Post-Turing Methodology: Breaking the Wall on the Way to Artificial General Intelligence

Lecture Notes in Computer Science 12177 (2020)
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This article offers comprehensive criticism of the Turing test and develops quality criteria for new artificial general intelligence (AGI) assessment tests. It is shown that the prerequisites A. Turing drew upon when reducing personality and human consciousness to “suitable branches of thought” re-flected the engineering level of his time. In fact, the Turing “imitation game” employed only symbolic communication and ignored the physical world. This paper suggests that by restricting thinking ability to symbolic systems alone Turing unknowingly constructed “the wall” that excludes any possi-bility of transition from a complex observable phenomenon to an abstract image or concept. It is, therefore, sensible to factor in new requirements for AI (artificial intelligence) maturity assessment when approaching the Tu-ring test. Such AI must support all forms of communication with a human being, and it should be able to comprehend abstract images and specify con-cepts as well as participate in social practices.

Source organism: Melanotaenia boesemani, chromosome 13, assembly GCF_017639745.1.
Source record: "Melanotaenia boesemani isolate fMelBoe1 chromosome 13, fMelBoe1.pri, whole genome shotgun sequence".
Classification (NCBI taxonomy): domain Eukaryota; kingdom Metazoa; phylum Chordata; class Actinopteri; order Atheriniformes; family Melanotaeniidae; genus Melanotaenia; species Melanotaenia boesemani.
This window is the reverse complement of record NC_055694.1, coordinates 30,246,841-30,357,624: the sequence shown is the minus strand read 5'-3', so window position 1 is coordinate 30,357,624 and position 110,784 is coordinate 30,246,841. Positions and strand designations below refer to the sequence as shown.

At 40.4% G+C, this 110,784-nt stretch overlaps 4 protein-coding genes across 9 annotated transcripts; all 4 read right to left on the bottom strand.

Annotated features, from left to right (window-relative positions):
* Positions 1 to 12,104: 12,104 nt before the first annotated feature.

Author's Profile

Albert Efimov
National Research Technology University "MISiS"


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